Voice Recognition: A Dream As Yet Unrealized
“Is that rain?”
“Yes, it appears to be raining,” replies the pleasant electronic voice. Ten minutes later I’m watching as Samuel L. Jackson has an entire conversation about risotto with his phone, concluding with him telling Siri to “take the night off.” It all looks so easy, so fluid, so magical. Unfortunately this is not how it works in a little place I like to call the “real world.” I think John Roy sums it up nicely in his article entitled Do Android Users Dream of Electric Sheep:
“Imagine my joy when a friend excitedly told me about the latest iPhone, and the amazing Siri…I humoured them as Siri loaded up in five times the time it would have taken someone with no thumbs, just two fingers and a learning disability to type “Weather” into an ‘old-fashioned’ Google shortcut. I was assured the results would be worth that wait, I would be blown away and converted to this new world of wonder; “What’s the weather like tomorrow? A beep… another beep…Siri then replied. As Siri spoke the look on the face of my friend transformed from joy to… something else. Not annoyance, not humour at the technology not working properly, not even confusion…. it was dark, pure anger. As ‘The best waiter in Tomozow’ was being loaded up via Siri, my friend swore, and tapped, and swore again all blotchy faced and offended. Offended; by a computer.”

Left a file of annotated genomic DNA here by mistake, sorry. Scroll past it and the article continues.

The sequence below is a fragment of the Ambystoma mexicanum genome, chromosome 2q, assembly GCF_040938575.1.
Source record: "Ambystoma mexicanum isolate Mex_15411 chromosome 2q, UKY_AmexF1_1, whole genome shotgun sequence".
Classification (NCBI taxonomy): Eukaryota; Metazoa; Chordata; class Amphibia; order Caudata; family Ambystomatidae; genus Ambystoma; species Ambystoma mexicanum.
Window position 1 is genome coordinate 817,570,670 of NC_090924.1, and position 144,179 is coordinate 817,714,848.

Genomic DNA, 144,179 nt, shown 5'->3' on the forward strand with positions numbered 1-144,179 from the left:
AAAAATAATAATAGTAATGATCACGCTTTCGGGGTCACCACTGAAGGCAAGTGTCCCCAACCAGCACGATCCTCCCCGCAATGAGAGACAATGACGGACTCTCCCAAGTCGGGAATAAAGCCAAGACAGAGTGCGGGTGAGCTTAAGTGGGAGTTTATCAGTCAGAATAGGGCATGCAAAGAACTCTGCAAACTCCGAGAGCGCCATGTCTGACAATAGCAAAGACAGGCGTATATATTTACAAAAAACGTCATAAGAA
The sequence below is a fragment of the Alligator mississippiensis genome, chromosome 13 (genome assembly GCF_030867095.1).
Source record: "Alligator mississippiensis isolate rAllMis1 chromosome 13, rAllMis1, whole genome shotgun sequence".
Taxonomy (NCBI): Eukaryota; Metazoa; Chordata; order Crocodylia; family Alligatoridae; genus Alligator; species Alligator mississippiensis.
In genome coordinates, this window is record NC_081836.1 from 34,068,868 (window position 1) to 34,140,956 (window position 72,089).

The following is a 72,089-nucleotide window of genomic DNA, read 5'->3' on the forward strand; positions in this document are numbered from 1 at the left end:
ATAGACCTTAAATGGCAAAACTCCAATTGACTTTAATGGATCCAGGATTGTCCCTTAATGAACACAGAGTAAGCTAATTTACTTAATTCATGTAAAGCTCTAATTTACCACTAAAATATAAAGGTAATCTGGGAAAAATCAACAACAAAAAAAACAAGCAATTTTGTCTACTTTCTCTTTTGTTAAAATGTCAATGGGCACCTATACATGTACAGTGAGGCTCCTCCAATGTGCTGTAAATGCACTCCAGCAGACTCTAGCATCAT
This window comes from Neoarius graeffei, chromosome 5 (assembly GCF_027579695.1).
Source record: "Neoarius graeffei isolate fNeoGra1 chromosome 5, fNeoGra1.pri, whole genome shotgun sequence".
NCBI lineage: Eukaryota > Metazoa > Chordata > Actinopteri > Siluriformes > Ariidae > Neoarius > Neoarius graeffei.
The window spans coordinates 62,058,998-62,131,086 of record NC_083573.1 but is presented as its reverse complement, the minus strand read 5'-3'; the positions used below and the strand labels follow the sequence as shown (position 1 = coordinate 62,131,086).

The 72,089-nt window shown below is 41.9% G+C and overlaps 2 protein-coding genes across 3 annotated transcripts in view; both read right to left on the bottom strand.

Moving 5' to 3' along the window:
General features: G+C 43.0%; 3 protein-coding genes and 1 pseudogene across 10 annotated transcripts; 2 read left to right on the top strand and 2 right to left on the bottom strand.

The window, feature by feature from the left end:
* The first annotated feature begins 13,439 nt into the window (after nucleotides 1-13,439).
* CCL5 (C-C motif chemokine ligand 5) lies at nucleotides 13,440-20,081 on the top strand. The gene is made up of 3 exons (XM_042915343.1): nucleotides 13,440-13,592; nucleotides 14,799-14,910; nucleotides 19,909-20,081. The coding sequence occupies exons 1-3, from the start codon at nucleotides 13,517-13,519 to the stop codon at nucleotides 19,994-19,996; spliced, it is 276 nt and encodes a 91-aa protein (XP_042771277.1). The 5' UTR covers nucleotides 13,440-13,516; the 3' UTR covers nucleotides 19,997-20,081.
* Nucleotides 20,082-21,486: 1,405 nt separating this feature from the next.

Siri is not alone in it’s abject failure to make good on a promise made years ago by scientist and science fiction writers alike. Despite claims to the contrary voice recognition is still very much in it’s infancy. Some consumer products have done a better job than others, but nobody does it well. Hey, that’s okay. Advancements in technology constitutes an evolution and without the poor executions of the past we can’t enjoy the fruits of those mistakes today.
I think what drives me crazy is that Apple is overselling the product. A bad user experience is not always the fault of the design. Sometimes you can create a bad user experience by representing an solution as being something that it’s not. Apple is actively marketing Siri as a conversational voice interface. The actual implementation does not correspond with the advertising and this contributes to make Siri a very bad user experience.
Maybe the lesson to be learned from all this is that if want Siri to work I should simply speak more like Samuel L. Jackson: “Tell me Siri…what does Marsellus Wallace look like?!?!”